It is encouraging to see these efforts from Chinese COVID-19 vaccine developers to help their partners in developing countries to build up vaccine production capacity. Recently on May 21 at the Global Health Summit, Chinese President Xi Jinping reiterated China’s support for its vaccine developers to transfer technologies to other developing countries and carrying out joint production. He stated that “having announced support for waiving intellectual property rights on COVID-19 vaccines, China also supports the World Trade Organization and other international institutions in making an early decision on this matter”.

Further details:

Egypt. Egypt will start producing the first batch of the Sinovac vaccine within two weeks, coinciding with the Sinovac vaccine obtaining the approval of the World Health Organization. Sinovac will provide technical support and assistance to Vacsera in building and equipping manufacturing facilities to meet the required standards.
Indonesia. Indonesia has received 81.5 million vaccines in bulk as of June 1, 2021, and Bio Farma is aiming for producing 154 million doses before the end of the year.
Malaysia. On April 23, 2021, the “fill and finish” Sinovac vaccine by Pharmaniaga received conditional approval from Malaysia’s National Pharmaceutical Regulatory Agency (NPRA), allowing its use for mass vaccinations.
United Arab Emirates. The new plant in the UAE, which is being built in the Khalifa Industrial Zone of Abu Dhabi (KIZAD), will have a production capacity of 200 million doses a year with three filling lines and five automated packaging lines, a statement from the joint venture said on Monday. Vaccine manufactured in UAE will be called Hayat-Vax.
Pakistan. The bulk vaccine from CanSino is formulated, sterilized, and packed at a filling plant in the National Institute of Health Pakistan, and a team from China helped the institute set up the production operation. Local media reported that locally filling vaccine vials will reduce the price of the vaccine by up to 30 percent, and that the CanSino vaccine will be manufactured in Pakistan through technology transfer at a later stage.
Bangladesh. The country’s high officials also vowed to secure vaccines from all possible sources to meet its needs, and in light of the decision, the Cabinet Committee on Economic Affairs approved a proposal on locally producing China’s Sinopharm vaccine.
Serbia. Construction of the factory in Serbia will be co-financed by Chinese and the UAE, while Serbia will contribute the land.
Turkey. A report by the Turkish media says that Sinovac, the Chinese producer of its COVID-19 vaccine CoronaVac, has provided a license to Turkey to manufacturing the jabs. Turkey is among five countries given a production license for the vaccine, along with Indonesia, Brazil, Malaysia, and Egypt.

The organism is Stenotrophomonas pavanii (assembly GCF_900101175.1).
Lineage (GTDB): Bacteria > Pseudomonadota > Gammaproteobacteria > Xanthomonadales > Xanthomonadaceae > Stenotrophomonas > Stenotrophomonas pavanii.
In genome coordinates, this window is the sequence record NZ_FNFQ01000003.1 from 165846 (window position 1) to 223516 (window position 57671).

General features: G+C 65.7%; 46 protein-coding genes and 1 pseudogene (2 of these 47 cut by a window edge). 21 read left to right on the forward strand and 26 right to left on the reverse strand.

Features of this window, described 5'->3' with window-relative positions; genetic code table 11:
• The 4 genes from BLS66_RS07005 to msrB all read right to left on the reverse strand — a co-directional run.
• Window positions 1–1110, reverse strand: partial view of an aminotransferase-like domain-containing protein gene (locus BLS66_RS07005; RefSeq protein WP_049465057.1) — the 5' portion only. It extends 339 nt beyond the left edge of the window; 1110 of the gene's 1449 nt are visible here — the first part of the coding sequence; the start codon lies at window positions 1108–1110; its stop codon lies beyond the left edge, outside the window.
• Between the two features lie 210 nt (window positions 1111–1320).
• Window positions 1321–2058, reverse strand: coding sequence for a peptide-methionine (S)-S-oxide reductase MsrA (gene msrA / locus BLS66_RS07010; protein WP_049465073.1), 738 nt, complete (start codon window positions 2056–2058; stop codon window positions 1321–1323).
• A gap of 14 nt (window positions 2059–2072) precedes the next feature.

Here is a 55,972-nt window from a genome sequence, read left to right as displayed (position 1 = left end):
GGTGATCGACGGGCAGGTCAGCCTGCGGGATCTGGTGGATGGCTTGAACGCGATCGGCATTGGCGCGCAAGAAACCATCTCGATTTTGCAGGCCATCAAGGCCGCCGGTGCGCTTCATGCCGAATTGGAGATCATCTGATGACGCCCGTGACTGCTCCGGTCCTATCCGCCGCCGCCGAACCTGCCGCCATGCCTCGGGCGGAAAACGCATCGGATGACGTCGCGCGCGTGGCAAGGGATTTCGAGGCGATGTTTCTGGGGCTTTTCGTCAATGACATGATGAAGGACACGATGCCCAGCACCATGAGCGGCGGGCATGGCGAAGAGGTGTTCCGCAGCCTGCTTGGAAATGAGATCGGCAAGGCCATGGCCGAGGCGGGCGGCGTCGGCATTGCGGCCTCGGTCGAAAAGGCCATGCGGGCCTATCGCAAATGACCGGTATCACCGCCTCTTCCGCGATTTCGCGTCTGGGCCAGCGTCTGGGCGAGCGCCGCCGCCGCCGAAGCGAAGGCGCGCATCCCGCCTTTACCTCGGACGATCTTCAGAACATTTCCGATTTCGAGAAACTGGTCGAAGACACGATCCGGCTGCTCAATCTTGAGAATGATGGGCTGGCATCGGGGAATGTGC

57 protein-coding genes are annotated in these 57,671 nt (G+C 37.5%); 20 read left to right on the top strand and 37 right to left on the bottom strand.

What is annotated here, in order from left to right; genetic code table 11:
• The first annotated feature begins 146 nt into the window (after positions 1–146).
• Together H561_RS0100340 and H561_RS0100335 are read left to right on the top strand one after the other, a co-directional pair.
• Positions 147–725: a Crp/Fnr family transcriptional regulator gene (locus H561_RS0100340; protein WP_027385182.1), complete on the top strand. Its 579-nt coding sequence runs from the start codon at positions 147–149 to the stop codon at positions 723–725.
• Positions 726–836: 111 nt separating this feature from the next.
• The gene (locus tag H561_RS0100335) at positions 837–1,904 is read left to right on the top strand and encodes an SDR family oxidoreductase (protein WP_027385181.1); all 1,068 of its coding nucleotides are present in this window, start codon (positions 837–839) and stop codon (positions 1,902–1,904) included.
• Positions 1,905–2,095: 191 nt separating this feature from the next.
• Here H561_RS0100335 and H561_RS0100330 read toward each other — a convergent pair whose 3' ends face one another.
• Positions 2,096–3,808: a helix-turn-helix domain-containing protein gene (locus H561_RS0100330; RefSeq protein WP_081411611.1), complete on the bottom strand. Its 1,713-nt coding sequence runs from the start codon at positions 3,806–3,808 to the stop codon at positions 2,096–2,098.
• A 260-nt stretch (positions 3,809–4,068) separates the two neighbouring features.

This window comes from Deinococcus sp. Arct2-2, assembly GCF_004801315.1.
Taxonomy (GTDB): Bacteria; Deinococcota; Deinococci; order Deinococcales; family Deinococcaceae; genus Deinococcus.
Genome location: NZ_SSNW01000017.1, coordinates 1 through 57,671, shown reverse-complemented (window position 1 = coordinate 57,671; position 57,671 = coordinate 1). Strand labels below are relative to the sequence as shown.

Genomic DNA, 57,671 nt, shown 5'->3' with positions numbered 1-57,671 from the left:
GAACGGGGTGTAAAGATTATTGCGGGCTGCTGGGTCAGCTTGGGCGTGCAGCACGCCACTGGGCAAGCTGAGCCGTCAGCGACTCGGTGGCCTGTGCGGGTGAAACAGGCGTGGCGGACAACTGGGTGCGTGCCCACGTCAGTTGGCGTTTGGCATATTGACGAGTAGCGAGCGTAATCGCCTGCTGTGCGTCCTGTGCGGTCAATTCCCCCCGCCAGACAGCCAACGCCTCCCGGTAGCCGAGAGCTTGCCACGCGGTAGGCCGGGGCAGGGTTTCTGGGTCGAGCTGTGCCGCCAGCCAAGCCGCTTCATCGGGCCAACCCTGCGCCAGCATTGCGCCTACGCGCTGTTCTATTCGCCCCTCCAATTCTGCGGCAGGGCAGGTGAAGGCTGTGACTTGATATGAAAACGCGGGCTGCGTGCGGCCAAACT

Argentina. China’s Sinopharm and an Argentina pharmaceutical company have reached an agreement to produce vaccines in Argentina with discussions on technology transfer to follow, aiming to begin production as soon as possible.
Brazil. The state-run Butantan Institute led mass clinical testing of the Sinovac vaccine in Brazil and is now filling and finishing Sinovac vaccines in Brazil, with plans for 100% domestic production in early 2022. Butantan Institute is also building a facility to produce 100 million doses a year of China’s Sinovac COVID-19 vaccine, which will be ready by September 2021.
Mexico. CanSino exports active ingredient for its vaccines to Mexico, which is then packaged in Mexico by Drugmex, CanSino said in a statement. CanSino stated that it expects to produce 6.9 million doses between March and June 2021, and then make 1.2 million shots available per week to fulfill its agreement for 35 million doses this year.

Vaccine procurements:

Some of the vaccine procured by Brazil, Indonesia, Malaysia, and Mexico will be produced locally from active ingredients delivered by China.
The Chinese military has also donated vaccines to the military in Cambodia, Congo Republic, Mongolia, Pakistan, the Philippines, Sudan, North Macedonia, Zimbabwe, Guinea, and Tunisia; some quantities are included in the reported data above, while others are undisclosed.
Turkmenistan received vaccines from China, but quantities were undisclosed.
Argentina’s total purchased quantity of Sinopharm vaccines remains undisclosed.
Thailand’s total purchased quantity might be higher than recorded, as certain numbers were undisclosed.
China has offered vaccines to Nepal under a “grant assistance”, which is not a complete donation.
Iraq and Kazakhstan have received vaccines that are assumed to be purchased from China.
Additional procurements:

The UAE has donated vaccines to Seychelles, Jordan, Belize, Paraguay, and Indonesia; the quantities are recorded above.
Turkey has provided vaccines to Libya, North Macedonia, and Azerbaijan; the quantities are recorded above.
Chile has donated vaccines each to Ecuador and Paraguay; the quantities are recorded above.
One million Sinopharm doses will be used in Indonesia’s private vaccination program known as Gotong Royong.
Malaysia’s state of Sarawak has procured Sinovac doses, but it is unclear as to whether they were independently procured.